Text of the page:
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The Talmud (Avodah Zarah 18a-b) relates that the sister-in-law of R’ Meir had been taken hostage by the Romans and placed in a house of ill repute. His wife, Bruriah, begged him to save her.

R’ Meir approached the guard and offered him a bribe, but the guard was concerned that he would be discovered and punished. R’ Meir advised him to call out, “G-d of Meir, answer me,” and he would be saved.


“How do I know that I will be saved this way?” asked the guard.

R’ Meir incited the attack dogs who were ready to devour him, and when he called out, “G-d of Meir, answer me!” the dogs left him alone. Upon seeing this, the guard freed R’ Meir’s sister-in-law.

When the guard’s treachery was discovered he was brought to be hanged. When the guard called out as R’ Meir had instructed him, they were unable to hang him, and his life was saved.

Since that time it has become a time-honored custom that when one loses something, or is in any type of crisis, they say, “G-d of R’ Meir save me,” three times and then contribute a few coins to the tzedakah of R’ Meir Ba’al HaNes.

As Phyllis sat down on the other side of my desk, she admitted resignedly, “I’ve come to the end of the line, Rabbi. You’re my last chance.”

Indeed, Phyllis’ problem was complex. After a breakup in the family ten years earlier, her 19-year-old son had left home, disassociating himself from both parents.

Phyllis handed over a creased note that had been folded and refolded many times, which read, “I’m leaving. I don’t know if I will ever see you again. Doug.” Phyllis now wanted to find her son. She was getting older and was losing her vision. She would shortly be undergoing serious long-put-off surgery on her eyes, and felt an urgent need to find her son.

I didn’t know how to respond. How could I help her find a grown-up son whom she had not seen all this time, whom she had not heard from, or had any contact with, and who had deliberately severed all connections?

After a moment’s contemplation, I said, “Phyllis, there’s a special prayer a Jew says when he finds himself in a troubled state. It’s from Tehillim (Chapter 22), which you can recite every day. In addition, there is a special segulah, a sort of talisman, for finding something that is lost. Try it.”

“Yes, Rabbi. What is it?”

“Put a small amount of charity into a special charity box,” I explained, “and say the words ‘Eloka d’Rav Meir aneni.’ These few words have been known to have tremendous power when a person has given up all hope of finding something that has been lost.”

I could see Phyllis’ face take on an expression of hope. “I’ll do it, Rabbi,” she said. “I’ll say the psalm every day, and I’ll give charity. I pray it will work.”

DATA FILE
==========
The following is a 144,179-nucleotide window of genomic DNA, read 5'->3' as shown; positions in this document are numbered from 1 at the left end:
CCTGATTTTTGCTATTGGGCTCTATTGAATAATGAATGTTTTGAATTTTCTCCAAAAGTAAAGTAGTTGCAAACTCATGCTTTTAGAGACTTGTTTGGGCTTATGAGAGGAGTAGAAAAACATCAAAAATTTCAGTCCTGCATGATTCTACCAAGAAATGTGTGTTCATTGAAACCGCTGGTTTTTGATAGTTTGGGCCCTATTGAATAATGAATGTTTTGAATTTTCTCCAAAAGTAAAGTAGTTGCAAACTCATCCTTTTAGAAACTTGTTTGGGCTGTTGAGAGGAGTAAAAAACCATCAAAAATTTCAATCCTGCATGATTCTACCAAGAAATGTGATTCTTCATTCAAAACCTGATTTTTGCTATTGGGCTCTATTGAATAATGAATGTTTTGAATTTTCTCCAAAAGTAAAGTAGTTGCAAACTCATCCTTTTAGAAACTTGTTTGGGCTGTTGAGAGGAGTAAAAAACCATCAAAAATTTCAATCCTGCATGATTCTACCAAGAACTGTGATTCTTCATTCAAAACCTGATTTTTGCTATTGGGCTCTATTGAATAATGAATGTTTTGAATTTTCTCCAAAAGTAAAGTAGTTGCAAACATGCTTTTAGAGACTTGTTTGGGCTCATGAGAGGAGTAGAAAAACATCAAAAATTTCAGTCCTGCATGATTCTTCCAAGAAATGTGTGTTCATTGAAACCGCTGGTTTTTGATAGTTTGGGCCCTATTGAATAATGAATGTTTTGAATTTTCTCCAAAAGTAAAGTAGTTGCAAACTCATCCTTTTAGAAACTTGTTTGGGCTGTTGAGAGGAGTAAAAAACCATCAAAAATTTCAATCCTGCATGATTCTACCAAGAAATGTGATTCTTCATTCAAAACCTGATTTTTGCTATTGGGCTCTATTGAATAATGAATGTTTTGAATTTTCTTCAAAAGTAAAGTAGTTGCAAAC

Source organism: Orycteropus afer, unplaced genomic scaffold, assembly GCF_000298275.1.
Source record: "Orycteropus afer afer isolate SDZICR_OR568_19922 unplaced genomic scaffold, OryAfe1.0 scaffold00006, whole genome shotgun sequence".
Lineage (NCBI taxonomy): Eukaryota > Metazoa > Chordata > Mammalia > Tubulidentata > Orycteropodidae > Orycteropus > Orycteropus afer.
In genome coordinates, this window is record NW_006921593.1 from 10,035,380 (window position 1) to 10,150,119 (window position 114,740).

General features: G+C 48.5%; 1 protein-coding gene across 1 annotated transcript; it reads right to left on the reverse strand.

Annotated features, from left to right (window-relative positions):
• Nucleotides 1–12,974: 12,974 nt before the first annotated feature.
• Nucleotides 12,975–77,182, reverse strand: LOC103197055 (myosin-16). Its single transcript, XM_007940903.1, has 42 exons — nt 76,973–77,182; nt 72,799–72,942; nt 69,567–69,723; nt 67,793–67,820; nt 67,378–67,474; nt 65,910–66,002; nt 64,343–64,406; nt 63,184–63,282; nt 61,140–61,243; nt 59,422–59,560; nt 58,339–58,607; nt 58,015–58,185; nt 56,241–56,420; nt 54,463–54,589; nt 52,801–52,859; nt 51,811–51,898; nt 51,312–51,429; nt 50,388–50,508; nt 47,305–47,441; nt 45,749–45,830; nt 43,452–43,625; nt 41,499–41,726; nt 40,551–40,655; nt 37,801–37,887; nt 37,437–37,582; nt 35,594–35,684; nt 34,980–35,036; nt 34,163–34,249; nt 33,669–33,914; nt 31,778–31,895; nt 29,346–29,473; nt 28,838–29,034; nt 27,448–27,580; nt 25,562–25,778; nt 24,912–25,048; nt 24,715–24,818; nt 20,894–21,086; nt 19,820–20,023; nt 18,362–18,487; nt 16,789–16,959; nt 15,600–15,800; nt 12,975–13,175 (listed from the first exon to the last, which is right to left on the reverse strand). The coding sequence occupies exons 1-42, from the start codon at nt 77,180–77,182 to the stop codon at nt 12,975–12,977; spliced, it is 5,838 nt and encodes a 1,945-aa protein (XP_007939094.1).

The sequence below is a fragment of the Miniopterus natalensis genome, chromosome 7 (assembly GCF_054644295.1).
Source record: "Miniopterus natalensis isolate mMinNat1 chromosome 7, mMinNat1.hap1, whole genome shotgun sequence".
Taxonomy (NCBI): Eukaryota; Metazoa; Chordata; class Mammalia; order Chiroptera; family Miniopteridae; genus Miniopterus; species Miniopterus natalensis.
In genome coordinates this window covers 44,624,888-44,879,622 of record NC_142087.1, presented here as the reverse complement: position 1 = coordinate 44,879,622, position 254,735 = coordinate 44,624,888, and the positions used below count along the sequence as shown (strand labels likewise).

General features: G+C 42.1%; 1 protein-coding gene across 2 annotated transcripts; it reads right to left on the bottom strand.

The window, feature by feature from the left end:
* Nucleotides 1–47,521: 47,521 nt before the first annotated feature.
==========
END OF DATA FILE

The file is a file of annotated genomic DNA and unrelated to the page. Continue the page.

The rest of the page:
“If you have faith – bitachon – Phyllis, I’m sure it will,” I encouraged her.

A month passed. Phyllis had still not been able to find Doug.

A short while later Phyllis received an invitation to attend an ecological conference in Vermont. Since ecology was a strong and abiding interest of hers, she made plans to attend.

Phyllis enjoyed the seminars and the workshops, never for one minute forgetting what had become an all-consuming pain in her heart. On the last evening of her stay, Phyllis sat in the large cafeteria with a cup of coffee in front of her, disconsolately looking through the large plate glass windows as the last bit of daylight disappeared. Suddenly she jumped up and ran outside, as speedily as she could, onto the grounds. Although she had not been paying careful attention, she thought she had seen a familiar face.

As she got closer to the young man ahead of her, she called out “Doug,” at first softly and tentatively, then louder and stronger, “Doug!”

The young man whirled around and stopped when he saw the middle-aged woman running towards him.

“Doug,” she panted, as she tried to catch her breath. “I found you at last. Please, Doug, give me a chance.”

He was pulling away from her. His face registered only shocked surprise. “Mother, I don’t know how you found me. I will have to take time to get used to this. I can’t believe this. How did you find me? How?” he kept repeating.

“It’s a long story. It wasn’t easy. It took a little faith.”

I have recently suggested that this segulah should be implemented to help bring the hostages home by reciting a short tefillah followed by the words, “Eloka D’Meir aneini,” three times.

Yehi ratzon milifnei avinu shebashamayim sheyachzor habaysah b’meheirah acheinu bnei yisroel hashvuyim b’yedei achzarim b’Azah, v’lo yiheyeh l’hanechetafim shum nezek v’sakanah, v’HaKadosh Baruch Hu yerachem aleihem v’yoshi’em, v’yotzi’em mitzarah l’geulah, b’agalah uv’zman kariv amein. May it be the will of our Father in Heaven that our brothers and sisters, who are captives in the hands of the enemy, will return home soon. That there will be no harm or danger to the abductees. May Hashem have mercy on them and comfort them, and bring them out of trouble to deliverance, to rejoin Klal Yisrael, imminently, Amen.


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Rabbi Dovid Goldwasser, a prominent rav and Torah personality, is a daily radio commentator who has authored over a dozen books, and a renowned speaker recognized for his exceptional ability to captivate and inspire audiences worldwide.